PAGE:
In the summer of 1929, Federico García Lorca was living in a dormitory up at Columbia University and trying to learn English. He was getting over a love affair with a man back in Spain and soon he would write the poems that marked a dramatic turning point in his work. Meanwhile, he sent to his worried family letters brimming with filial tenderness and his excitement at being in the New World:
I have also met a famous black writer, Nella Larsen, of the literary avant-garde, and with her I visited the black neighborhood and saw much that surprised me. To my great amazement, everyone understands my French. With this writer I spoke French the whole afternoon, and we managed to say whatever we felt like. Necessity, mother of invention, worked a miracle or two! The little French I knew came back to me, and I remembered all the words. And that made me very happy indeed.
This writer is an exquisitely kind woman, full of the deep, moving melancholy that all blacks have. She gave a party at her house, and there were only blacks. This is the second time I’ve gone somewhere with her, for she interests me enormously.
At the last party, I was the only white. She lives on Second Avenue, and from her windows you could see all the lights of New York. It was night and beacons were sweeping back and forth across the sky. The blacks sang and danced.
What marvelous songs! Only the cante jondo [flamenco] is comparable to them.
…The blacks are an extremely kind people. When I said goodbye, they all hugged me, and the writer gave me her books, with warm dedications—they told me this was quite an honor, for she has never done that for any of them.1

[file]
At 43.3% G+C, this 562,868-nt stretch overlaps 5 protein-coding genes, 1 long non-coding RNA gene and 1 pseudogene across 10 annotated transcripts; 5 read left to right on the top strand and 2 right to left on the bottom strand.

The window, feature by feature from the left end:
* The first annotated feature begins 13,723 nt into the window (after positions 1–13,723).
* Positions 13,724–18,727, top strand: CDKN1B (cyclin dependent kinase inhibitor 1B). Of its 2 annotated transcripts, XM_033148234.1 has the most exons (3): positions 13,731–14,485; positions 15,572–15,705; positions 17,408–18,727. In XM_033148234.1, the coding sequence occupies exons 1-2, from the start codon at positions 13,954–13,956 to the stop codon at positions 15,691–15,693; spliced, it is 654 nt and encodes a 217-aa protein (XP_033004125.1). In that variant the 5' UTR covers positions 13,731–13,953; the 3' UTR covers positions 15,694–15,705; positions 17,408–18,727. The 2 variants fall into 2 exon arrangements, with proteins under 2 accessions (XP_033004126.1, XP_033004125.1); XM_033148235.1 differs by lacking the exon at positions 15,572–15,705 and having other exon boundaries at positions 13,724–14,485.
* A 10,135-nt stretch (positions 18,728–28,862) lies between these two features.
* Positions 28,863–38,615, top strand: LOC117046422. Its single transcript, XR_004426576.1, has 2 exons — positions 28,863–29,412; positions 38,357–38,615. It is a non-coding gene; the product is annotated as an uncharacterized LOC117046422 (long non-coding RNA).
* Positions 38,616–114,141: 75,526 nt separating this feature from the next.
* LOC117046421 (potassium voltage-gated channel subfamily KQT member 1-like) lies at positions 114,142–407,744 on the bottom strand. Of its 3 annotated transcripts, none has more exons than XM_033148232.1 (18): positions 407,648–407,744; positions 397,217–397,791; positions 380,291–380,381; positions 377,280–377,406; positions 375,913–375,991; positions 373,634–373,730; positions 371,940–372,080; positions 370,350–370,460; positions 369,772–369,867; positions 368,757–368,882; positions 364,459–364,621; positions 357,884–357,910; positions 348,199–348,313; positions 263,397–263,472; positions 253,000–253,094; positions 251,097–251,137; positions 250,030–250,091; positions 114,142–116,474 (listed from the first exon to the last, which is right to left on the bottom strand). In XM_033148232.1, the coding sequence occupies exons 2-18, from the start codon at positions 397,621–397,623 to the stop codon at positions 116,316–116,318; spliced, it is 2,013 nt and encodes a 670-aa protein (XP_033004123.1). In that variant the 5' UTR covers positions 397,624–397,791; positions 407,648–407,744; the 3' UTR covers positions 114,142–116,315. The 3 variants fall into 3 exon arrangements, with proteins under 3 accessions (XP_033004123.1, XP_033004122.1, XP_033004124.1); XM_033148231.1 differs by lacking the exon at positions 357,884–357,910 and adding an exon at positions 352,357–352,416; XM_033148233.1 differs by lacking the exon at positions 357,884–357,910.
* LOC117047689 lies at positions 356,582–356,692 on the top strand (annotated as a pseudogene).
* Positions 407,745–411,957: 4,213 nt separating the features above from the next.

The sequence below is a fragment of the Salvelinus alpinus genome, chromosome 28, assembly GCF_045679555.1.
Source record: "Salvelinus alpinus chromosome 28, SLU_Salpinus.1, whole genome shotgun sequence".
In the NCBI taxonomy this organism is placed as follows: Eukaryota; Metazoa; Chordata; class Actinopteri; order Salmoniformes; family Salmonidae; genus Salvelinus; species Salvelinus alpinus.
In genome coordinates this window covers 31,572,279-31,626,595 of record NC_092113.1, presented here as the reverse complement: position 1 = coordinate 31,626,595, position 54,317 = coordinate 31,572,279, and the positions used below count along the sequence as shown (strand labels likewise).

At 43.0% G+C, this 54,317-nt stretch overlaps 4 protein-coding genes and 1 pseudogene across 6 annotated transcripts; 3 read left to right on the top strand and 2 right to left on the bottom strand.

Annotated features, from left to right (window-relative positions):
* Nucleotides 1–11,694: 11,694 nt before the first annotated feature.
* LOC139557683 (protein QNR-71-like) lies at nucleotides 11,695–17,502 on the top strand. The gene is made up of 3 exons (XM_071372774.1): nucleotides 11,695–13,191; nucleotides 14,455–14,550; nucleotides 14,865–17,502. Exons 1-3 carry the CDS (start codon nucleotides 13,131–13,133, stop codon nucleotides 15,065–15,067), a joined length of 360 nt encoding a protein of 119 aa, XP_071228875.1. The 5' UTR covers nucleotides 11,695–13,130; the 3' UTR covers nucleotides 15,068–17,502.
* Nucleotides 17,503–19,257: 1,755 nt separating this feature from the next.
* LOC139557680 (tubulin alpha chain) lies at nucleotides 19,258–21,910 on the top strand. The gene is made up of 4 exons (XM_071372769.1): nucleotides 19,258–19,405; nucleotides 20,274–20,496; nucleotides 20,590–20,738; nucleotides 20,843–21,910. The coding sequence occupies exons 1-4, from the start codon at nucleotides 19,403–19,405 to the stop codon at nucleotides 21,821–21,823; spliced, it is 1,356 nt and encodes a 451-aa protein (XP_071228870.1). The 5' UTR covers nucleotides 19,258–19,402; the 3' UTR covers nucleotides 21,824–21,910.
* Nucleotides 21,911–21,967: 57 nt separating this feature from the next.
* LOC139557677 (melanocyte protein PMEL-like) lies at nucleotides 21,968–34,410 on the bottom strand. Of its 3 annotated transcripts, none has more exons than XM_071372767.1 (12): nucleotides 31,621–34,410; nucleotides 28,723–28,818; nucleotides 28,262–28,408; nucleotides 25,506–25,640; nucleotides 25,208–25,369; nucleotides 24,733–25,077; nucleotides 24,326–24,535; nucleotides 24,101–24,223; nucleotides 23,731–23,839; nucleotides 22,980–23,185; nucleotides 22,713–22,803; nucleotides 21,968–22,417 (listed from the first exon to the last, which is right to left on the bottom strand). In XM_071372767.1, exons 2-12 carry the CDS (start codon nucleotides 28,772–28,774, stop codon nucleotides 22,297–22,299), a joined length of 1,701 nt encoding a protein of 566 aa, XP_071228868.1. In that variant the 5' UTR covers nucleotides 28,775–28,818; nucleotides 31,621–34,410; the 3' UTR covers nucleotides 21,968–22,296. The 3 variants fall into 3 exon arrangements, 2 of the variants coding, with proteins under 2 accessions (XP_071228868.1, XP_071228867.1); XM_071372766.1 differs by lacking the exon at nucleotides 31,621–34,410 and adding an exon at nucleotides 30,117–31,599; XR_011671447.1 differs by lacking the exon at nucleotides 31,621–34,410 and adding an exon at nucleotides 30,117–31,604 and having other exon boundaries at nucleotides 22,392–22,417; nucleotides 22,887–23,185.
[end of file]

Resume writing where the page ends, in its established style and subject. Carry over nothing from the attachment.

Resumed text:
Nella Larsen is one Harlem Renaissance novelist we know little about, in spite of the shelves of critical studies of the period, a long, effortful biography by Thadious M. Davis, Nella Larsen, Novelist of the Harlem Renaissance: A Woman’s Life Unveiled2 (1994), and reprints of Larsen’s “lost” works. Larsen’s first novel, Quicksand (1928), was republished in 1971, after the civil rights movement and black nationalism had helped to create popular interest in black literary history. In 1986, when Black Studies had grown as an academic field and had produced a crop of scholars dedicated to reconsidering black writers, Quicksand appeared again, together with Passing (1929), Larsen’s only other novel. Passing was then reprinted twice.3 The latest republication of her novels, The Complete Fiction of Nella Larsen, edited by Charles R. Larson, includes “The Stories.” But there are only three of them. (“I can’t write short stories,” Larsen herself said.) Not only did she not write much, her writing life was brief.
Black Women in America tells us that she was born in Chicago in 1891, of an African-American (or perhaps Caribbean) father and a Danish mother. They were both working…
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